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We promise to do better: BMC

The Andheri-Kurla Road was bad enough without the added trouble of potholes, sunken paver blocks and open gutters.

mumbai Updated: Jul 29, 2011 01:36 IST
Pooja Domadia

The Andheri-Kurla Road was bad enough without the added trouble of potholes, sunken paver blocks and open gutters.

The road, which always sees heavy traffic, is already in a bad condition as the city’s first metro line is being constructed right through its middle. Heavy showers have now made matters worse, especially at the junction before Kohinoor hotel and near Marol Naka.

“If the potholes at the JB Nagar junction are filled properly, there will be a 20 to 30% improvement in the traffic situation. This road was always congested and the metro work and now the potholes have worsened the congestion. There are huge potholes so vehicles have to slow down for the sake of safety. It leads to a backlog,” said a traffic policeman on condition of anonymity, as he is not authorised to speak to the media.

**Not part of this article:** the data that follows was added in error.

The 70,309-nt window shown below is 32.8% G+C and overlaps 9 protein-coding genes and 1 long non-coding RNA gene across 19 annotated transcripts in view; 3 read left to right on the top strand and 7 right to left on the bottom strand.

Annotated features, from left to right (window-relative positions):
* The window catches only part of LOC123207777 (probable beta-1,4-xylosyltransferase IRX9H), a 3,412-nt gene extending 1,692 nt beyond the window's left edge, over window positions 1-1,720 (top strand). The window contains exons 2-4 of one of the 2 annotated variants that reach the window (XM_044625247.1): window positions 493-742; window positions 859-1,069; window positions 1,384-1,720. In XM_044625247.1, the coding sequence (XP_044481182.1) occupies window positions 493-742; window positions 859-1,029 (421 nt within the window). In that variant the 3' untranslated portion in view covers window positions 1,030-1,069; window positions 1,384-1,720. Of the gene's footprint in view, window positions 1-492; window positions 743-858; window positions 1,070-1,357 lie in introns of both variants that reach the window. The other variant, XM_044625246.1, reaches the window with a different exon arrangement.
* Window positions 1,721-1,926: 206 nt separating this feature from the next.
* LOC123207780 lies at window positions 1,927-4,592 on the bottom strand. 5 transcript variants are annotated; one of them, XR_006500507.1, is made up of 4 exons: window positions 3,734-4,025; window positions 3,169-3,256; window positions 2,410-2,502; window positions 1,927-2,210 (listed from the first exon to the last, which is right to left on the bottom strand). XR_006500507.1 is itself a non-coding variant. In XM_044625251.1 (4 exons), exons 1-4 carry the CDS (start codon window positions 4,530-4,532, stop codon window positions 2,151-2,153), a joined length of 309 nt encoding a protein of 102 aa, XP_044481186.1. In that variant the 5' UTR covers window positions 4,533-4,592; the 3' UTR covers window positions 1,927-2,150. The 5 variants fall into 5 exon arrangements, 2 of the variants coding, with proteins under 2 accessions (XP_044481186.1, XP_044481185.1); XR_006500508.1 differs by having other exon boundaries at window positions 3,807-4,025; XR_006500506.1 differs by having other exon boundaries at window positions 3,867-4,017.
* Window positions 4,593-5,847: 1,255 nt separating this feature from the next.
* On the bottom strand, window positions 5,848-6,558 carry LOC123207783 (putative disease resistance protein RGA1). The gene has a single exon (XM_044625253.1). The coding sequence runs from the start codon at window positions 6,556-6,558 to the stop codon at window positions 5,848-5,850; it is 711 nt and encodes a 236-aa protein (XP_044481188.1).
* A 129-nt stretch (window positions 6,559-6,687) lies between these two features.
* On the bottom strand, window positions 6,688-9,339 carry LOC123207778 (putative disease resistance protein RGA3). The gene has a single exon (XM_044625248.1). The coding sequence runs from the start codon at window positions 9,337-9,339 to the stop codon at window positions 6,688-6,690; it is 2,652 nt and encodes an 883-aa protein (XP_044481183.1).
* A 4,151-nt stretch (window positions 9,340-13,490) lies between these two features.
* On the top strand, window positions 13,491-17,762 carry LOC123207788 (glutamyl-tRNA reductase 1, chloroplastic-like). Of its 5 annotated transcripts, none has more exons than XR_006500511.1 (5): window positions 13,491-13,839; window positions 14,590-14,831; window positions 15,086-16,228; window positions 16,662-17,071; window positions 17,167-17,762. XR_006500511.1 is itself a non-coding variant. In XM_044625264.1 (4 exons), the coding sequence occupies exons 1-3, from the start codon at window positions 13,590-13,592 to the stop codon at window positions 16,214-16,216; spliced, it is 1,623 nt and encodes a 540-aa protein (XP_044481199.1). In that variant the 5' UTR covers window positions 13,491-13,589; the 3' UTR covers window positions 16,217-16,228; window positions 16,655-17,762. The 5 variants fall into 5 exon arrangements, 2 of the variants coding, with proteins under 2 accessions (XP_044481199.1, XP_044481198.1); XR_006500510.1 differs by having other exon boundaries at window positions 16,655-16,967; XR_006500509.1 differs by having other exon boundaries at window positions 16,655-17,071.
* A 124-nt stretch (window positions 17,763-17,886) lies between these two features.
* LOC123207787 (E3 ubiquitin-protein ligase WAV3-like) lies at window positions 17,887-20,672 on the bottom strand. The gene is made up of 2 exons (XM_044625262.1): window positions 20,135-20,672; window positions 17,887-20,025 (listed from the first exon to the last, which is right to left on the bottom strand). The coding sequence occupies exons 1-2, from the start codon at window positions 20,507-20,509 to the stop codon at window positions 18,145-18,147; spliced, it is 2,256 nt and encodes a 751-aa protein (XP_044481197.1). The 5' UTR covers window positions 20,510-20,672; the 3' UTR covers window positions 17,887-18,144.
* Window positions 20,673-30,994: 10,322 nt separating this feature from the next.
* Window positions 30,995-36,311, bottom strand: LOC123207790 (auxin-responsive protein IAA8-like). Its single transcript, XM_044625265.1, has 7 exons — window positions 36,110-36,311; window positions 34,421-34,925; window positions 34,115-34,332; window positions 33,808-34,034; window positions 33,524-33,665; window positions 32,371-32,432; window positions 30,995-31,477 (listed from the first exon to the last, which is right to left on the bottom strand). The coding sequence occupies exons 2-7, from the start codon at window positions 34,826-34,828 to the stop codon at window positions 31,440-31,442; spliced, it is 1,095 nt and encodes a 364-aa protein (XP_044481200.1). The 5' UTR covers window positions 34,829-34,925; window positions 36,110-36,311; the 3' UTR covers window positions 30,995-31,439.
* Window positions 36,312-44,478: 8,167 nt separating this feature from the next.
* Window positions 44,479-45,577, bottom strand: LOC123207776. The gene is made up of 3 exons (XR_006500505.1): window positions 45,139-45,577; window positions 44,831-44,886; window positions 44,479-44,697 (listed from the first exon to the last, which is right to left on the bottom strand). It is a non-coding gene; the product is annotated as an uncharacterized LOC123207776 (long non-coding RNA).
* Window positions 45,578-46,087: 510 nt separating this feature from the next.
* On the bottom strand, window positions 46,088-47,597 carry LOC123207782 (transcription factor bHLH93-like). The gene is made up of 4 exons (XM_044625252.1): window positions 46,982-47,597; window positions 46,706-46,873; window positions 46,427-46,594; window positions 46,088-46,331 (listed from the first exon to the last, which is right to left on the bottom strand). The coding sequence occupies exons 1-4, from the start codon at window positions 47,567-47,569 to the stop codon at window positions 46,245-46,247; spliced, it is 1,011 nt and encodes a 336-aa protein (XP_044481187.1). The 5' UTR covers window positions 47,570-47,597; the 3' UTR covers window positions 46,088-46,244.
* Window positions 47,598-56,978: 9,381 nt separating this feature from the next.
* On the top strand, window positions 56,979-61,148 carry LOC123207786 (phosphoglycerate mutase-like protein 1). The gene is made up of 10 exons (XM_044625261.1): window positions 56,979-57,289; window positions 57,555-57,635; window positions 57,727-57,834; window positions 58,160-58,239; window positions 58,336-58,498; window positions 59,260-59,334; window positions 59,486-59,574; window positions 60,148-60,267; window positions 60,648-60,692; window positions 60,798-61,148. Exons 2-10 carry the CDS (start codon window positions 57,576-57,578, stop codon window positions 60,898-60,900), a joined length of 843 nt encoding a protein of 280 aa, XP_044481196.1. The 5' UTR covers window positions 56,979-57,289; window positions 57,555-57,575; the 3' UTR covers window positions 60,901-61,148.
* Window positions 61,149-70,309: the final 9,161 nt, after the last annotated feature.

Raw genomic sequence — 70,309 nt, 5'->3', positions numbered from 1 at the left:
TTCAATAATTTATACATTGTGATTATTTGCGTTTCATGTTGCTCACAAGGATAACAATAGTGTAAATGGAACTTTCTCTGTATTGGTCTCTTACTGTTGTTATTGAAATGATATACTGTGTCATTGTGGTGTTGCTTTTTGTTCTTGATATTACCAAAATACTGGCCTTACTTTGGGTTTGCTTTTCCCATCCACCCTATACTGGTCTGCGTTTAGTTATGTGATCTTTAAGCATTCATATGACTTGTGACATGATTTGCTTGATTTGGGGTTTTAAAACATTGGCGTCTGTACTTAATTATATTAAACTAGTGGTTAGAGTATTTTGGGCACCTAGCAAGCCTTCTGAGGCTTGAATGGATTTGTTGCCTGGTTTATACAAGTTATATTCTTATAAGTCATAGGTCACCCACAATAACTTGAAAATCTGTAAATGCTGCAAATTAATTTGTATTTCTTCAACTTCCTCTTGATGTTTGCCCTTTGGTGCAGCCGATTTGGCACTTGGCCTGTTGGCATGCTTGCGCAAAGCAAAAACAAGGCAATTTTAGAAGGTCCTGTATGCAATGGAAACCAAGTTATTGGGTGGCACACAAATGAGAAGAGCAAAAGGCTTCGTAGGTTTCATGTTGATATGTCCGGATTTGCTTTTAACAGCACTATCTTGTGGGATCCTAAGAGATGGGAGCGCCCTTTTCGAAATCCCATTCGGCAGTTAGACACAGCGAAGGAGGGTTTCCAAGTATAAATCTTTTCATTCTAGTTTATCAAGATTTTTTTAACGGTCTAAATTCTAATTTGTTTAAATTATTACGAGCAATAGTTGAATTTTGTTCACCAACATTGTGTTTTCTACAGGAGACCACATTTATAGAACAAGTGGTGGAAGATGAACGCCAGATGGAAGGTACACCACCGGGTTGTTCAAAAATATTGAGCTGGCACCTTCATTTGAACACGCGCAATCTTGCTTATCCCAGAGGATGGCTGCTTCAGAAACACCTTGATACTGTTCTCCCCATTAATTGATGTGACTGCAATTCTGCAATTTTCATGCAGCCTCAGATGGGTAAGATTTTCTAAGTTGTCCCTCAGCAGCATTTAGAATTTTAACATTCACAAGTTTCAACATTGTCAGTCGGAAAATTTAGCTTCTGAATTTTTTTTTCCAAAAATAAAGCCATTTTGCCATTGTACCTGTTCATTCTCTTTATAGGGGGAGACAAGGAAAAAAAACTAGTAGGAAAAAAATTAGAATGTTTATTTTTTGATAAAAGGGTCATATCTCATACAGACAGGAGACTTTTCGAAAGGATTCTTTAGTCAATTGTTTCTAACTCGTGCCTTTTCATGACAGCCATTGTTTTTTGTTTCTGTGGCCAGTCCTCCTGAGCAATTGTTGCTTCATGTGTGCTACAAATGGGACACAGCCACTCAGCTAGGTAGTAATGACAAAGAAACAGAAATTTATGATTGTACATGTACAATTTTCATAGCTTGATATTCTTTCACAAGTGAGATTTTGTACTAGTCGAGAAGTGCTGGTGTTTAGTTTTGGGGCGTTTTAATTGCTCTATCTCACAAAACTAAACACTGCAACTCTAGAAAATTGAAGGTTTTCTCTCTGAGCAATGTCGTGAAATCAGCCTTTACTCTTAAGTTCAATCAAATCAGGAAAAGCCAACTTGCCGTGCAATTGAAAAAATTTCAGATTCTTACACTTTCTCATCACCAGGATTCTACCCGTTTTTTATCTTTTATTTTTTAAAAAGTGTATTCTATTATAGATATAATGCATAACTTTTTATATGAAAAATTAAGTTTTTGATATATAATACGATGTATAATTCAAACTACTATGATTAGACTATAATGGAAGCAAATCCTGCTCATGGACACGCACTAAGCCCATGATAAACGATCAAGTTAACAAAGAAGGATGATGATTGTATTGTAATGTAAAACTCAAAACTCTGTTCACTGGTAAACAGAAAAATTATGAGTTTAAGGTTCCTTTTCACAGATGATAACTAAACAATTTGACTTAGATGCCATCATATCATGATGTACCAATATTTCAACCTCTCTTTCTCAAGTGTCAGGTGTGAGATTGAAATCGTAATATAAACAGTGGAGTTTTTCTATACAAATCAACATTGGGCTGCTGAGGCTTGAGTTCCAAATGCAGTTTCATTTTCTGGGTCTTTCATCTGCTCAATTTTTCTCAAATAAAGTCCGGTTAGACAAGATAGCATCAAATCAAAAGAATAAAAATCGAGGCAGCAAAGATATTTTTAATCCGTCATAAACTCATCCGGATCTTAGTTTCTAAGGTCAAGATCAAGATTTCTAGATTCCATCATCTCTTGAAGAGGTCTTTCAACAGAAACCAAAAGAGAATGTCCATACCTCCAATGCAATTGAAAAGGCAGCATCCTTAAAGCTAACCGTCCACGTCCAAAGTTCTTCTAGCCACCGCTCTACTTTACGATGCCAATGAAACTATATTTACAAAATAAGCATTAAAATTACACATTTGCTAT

At certain spots, the water pipes that run underground have come up. “I have to be extremely careful while driving here. And it’s difficult to see a pothole, particularly at night or when it’s raining,” said Dishant Suthar, who travels on his bike between Maroshi and Andheri station.

Parts of the road are concretised and there are long stretches where paver blocks have been used. At many spots, paver blocks removed for work previously have not been replaced, while in some places, there are open gutters in the middle of the road.

“There are potholes everywhere in Mumbai. Every now and then, I have to spend around Rs 1,000 to Rs 1,200 after some part of my vehicle gets damaged,” said Thakurprasad Singh, autorickshaw driver.

“Passengers at times get off midway because of the huge traffic jams. They say they will reach faster if they walk,” said Deepak Singh, taxi driver.

The Mumbai Metropolitan Region and Development Authority (MMRDA) is the nodal authority that is responsible for this disaster of a road. “We will immediately repair the potholes so commuters are not inconvenienced,” said Dilip Kawathkar, project coordinator, MMRDA.